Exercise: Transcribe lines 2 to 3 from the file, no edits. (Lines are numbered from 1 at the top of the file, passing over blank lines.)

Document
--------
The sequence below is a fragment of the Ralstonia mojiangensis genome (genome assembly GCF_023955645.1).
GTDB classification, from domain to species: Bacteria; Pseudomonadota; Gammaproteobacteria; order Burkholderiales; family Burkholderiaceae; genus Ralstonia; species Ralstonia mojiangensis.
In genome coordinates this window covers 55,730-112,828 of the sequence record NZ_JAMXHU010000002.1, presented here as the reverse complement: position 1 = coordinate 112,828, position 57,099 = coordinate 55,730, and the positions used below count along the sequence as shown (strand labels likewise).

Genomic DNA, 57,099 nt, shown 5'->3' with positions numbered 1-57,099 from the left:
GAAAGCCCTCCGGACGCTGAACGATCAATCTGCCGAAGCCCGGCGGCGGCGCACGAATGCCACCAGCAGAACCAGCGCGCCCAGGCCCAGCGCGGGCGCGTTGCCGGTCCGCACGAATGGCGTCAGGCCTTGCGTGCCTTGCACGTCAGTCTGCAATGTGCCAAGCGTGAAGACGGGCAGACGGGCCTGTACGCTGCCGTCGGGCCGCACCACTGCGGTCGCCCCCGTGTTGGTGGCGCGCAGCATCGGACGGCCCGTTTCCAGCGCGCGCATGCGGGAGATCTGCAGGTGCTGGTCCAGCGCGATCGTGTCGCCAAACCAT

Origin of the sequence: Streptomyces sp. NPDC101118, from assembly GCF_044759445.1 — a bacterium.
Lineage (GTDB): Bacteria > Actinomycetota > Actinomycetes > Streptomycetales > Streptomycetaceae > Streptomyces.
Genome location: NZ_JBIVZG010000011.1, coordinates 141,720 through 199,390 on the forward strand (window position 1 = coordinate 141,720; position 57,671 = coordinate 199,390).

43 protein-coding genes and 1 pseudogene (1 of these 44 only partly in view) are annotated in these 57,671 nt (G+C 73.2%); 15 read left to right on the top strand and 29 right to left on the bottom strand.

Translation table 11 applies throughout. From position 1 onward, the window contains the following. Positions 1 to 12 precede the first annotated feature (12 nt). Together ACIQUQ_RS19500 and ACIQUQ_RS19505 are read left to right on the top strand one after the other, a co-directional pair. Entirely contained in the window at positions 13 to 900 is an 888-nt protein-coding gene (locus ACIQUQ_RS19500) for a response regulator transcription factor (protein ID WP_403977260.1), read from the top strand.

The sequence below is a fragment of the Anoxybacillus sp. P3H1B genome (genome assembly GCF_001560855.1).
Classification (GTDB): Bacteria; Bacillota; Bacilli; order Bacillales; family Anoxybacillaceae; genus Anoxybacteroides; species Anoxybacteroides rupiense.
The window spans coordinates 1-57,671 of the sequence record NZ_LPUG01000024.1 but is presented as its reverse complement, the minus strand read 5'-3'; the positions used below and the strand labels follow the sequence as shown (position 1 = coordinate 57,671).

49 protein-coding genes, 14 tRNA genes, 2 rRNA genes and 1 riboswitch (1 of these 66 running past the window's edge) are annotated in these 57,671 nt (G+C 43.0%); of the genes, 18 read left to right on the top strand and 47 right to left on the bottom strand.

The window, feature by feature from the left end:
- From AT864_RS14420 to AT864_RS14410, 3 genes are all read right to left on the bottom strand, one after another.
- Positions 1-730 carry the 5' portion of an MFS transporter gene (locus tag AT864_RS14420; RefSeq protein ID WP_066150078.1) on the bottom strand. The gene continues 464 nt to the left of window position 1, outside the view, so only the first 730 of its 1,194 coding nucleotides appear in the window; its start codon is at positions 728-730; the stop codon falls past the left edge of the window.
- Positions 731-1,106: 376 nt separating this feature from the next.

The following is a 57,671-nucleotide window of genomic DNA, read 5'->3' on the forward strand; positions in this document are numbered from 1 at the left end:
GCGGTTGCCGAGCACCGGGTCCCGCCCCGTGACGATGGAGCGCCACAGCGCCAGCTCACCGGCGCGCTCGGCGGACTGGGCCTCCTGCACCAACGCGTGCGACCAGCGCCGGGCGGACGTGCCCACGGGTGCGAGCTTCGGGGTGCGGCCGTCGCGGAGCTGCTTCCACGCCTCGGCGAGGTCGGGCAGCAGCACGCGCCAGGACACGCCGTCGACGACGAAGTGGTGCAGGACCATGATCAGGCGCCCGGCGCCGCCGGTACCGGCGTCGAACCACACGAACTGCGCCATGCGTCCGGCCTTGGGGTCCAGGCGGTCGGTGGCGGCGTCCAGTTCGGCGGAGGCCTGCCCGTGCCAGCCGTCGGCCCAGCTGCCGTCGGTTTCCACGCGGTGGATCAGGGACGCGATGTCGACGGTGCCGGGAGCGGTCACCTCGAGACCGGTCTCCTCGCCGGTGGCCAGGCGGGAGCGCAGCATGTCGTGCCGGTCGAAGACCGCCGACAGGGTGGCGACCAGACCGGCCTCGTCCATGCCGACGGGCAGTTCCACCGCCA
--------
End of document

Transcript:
GTDB classification, from domain to species: Bacteria; Pseudomonadota; Gammaproteobacteria; order Burkholderiales; family Burkholderiaceae; genus Ralstonia; species Ralstonia mojiangensis.
In genome coordinates this window covers 55,730-112,828 of the sequence record NZ_JAMXHU010000002.1, presented here as the reverse complement: position 1 = coordinate 112,828, position 57,099 = coordinate 55,730, and the positions used below count along the sequence as shown (strand labels likewise).